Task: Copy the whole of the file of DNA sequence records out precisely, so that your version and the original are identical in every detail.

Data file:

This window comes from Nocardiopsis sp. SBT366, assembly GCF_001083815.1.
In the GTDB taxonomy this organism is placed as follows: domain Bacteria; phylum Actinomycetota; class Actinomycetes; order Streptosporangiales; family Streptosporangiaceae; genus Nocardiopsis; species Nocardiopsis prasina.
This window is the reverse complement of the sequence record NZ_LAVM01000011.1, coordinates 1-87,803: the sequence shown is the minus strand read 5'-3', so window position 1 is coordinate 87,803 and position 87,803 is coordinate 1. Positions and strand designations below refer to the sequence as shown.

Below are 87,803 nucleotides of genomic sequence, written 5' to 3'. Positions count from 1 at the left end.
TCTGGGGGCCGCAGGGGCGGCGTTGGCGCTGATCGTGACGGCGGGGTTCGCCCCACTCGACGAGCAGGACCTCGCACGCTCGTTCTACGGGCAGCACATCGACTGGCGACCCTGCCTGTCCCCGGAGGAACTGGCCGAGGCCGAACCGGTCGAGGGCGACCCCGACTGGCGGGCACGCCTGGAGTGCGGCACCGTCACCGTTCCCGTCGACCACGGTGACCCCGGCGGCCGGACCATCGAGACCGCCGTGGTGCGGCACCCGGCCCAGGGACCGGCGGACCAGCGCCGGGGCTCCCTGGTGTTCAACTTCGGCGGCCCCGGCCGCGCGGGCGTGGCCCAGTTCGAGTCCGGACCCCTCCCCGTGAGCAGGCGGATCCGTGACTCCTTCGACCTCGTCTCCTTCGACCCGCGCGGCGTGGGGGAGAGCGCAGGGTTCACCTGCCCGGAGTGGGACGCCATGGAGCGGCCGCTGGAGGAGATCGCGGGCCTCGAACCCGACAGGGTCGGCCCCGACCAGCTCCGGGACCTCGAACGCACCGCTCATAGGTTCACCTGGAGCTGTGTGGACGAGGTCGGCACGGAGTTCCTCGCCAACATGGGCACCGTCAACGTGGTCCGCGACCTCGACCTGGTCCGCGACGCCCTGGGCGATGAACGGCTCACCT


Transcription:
This window comes from Nocardiopsis sp. SBT366, assembly GCF_001083815.1.
In the GTDB taxonomy this organism is placed as follows: domain Bacteria; phylum Actinomycetota; class Actinomycetes; order Streptosporangiales; family Streptosporangiaceae; genus Nocardiopsis; species Nocardiopsis prasina.
This window is the reverse complement of the sequence record NZ_LAVM01000011.1, coordinates 1-87,803: the sequence shown is the minus strand read 5'-3', so window position 1 is coordinate 87,803 and position 87,803 is coordinate 1. Positions and strand designations below refer to the sequence as shown.

Below are 87,803 nucleotides of genomic sequence, written 5' to 3'. Positions count from 1 at the left end.
TCTGGGGGCCGCAGGGGCGGCGTTGGCGCTGATCGTGACGGCGGGGTTCGCCCCACTCGACGAGCAGGACCTCGCACGCTCGTTCTACGGGCAGCACATCGACTGGCGACCCTGCCTGTCCCCGGAGGAACTGGCCGAGGCCGAACCGGTCGAGGGCGACCCCGACTGGCGGGCACGCCTGGAGTGCGGCACCGTCACCGTTCCCGTCGACCACGGTGACCCCGGCGGCCGGACCATCGAGACCGCCGTGGTGCGGCACCCGGCCCAGGGACCGGCGGACCAGCGCCGGGGCTCCCTGGTGTTCAACTTCGGCGGCCCCGGCCGCGCGGGCGTGGCCCAGTTCGAGTCCGGACCCCTCCCCGTGAGCAGGCGGATCCGTGACTCCTTCGACCTCGTCTCCTTCGACCCGCGCGGCGTGGGGGAGAGCGCAGGGTTCACCTGCCCGGAGTGGGACGCCATGGAGCGGCCGCTGGAGGAGATCGCGGGCCTCGAACCCGACAGGGTCGGCCCCGACCAGCTCCGGGACCTCGAACGCACCGCTCATAGGTTCACCTGGAGCTGTGTGGACGAGGTCGGCACGGAGTTCCTCGCCAACATGGGCACCGTCAACGTGGTCCGCGACCTCGACCTGGTCCGCGACGCCCTGGGCGATGAACGGCTCACCT